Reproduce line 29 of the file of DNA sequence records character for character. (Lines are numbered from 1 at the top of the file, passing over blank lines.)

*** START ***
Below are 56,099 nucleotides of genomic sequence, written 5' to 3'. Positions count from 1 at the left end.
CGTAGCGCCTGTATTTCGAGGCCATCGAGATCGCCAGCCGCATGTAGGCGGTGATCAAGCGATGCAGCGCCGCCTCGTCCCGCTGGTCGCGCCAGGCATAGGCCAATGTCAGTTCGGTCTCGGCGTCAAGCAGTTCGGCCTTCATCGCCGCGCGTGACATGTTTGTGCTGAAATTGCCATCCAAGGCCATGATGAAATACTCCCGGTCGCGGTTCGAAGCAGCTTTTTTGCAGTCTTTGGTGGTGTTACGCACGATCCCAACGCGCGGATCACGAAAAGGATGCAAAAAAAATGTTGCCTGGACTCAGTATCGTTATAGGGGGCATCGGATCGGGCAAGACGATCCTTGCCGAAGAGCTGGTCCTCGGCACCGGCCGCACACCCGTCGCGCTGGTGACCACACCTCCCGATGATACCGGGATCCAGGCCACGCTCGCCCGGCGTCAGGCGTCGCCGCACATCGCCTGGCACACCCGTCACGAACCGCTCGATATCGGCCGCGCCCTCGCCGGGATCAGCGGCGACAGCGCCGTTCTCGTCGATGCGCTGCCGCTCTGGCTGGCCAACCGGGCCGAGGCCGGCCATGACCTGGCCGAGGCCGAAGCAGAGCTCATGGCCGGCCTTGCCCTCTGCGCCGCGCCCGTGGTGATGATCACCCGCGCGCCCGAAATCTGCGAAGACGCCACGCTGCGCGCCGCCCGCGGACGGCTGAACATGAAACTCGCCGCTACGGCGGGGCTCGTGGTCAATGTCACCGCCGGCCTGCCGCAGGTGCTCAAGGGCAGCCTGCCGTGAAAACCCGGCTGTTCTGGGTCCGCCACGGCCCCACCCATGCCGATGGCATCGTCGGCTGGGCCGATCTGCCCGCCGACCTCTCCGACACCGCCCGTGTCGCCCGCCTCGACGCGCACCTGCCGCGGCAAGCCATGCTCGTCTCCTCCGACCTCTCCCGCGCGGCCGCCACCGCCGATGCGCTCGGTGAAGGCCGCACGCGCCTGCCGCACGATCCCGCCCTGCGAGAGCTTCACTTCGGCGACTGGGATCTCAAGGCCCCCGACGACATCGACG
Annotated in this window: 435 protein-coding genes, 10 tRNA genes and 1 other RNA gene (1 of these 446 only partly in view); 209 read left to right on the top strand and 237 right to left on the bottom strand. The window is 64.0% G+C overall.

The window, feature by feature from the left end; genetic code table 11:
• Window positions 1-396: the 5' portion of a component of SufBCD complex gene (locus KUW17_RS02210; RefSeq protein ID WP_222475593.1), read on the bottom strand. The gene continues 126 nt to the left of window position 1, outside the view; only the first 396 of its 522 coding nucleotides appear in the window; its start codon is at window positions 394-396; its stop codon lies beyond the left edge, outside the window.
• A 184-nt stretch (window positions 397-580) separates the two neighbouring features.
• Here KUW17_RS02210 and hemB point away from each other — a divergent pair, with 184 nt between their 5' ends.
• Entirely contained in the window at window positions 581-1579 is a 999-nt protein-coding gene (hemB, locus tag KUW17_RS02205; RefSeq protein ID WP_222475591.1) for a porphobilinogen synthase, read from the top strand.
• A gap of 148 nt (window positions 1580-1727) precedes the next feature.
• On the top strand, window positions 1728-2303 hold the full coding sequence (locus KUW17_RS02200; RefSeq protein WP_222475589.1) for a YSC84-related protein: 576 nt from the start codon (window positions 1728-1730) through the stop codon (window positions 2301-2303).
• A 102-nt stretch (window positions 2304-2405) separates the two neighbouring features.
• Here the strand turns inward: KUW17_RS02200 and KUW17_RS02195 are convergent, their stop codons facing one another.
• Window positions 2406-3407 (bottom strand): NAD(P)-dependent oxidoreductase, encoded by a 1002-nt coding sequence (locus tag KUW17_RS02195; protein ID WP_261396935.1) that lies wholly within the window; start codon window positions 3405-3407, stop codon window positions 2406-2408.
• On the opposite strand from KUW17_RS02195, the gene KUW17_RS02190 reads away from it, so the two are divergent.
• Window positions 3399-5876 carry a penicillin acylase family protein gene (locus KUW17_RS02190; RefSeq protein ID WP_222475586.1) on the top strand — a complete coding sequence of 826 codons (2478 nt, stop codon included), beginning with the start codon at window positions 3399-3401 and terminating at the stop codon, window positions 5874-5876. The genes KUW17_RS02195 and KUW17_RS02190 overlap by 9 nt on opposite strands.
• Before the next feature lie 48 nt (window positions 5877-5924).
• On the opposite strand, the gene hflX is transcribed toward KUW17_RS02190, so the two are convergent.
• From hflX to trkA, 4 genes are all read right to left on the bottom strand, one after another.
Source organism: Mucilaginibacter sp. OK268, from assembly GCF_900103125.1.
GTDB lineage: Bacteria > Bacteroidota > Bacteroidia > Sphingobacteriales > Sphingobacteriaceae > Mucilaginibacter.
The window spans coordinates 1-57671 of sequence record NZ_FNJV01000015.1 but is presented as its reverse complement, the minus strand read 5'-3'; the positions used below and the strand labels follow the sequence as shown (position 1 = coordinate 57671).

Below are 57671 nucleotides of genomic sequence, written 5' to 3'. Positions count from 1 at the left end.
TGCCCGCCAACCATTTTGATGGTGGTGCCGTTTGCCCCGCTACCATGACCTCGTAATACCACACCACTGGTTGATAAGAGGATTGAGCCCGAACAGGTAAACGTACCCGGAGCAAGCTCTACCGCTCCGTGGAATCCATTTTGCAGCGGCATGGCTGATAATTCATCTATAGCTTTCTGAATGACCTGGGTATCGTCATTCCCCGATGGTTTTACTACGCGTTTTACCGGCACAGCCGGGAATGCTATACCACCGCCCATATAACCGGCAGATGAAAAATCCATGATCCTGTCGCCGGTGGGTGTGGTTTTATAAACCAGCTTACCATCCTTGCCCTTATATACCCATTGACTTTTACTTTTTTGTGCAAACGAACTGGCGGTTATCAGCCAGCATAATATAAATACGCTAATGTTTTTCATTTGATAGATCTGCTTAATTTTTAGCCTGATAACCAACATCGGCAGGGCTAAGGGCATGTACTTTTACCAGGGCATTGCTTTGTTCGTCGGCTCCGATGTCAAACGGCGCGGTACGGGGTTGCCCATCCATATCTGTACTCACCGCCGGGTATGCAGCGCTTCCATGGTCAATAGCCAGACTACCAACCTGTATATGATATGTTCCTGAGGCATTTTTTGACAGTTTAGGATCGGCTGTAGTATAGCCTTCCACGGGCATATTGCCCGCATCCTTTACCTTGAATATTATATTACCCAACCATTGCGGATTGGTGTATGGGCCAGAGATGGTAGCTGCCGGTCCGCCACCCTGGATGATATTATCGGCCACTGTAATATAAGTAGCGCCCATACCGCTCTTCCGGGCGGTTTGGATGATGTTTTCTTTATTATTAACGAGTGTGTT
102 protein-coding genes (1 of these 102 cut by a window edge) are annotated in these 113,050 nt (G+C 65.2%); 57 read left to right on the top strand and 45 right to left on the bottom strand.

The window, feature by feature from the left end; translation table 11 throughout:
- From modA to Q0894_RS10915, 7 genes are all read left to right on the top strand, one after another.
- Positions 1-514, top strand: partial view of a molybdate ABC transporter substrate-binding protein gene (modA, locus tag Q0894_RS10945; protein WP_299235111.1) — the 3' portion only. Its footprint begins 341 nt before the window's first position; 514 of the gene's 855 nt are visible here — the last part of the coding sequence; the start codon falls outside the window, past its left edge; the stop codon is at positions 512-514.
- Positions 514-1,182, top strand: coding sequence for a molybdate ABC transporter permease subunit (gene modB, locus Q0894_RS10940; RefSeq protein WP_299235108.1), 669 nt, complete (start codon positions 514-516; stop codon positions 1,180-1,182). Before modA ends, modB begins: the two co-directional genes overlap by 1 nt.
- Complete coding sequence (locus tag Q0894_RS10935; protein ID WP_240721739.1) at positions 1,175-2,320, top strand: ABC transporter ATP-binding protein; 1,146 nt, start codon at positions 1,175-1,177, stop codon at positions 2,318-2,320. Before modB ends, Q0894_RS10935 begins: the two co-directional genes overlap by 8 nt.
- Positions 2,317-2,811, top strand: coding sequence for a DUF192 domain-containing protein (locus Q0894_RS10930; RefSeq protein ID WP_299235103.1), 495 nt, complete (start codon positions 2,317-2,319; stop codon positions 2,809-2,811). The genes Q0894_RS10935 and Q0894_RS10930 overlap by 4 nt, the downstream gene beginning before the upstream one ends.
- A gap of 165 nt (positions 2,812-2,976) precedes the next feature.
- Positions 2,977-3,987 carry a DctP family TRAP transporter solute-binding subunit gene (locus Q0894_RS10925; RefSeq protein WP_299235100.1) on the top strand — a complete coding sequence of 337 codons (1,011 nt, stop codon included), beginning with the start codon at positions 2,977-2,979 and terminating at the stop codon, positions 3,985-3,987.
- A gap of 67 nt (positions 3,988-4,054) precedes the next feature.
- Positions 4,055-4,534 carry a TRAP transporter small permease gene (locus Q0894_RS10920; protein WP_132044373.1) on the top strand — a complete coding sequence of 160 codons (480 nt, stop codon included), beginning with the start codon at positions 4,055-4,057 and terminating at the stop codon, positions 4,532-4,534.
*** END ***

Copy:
- Complete coding sequence (locus tag Q0894_RS10935; protein ID WP_240721739.1) at positions 1,175-2,320, top strand: ABC transporter ATP-binding protein; 1,146 nt, start codon at positions 1,175-1,177, stop codon at positions 2,318-2,320. Before modB ends, Q0894_RS10935 begins: the two co-directional genes overlap by 8 nt.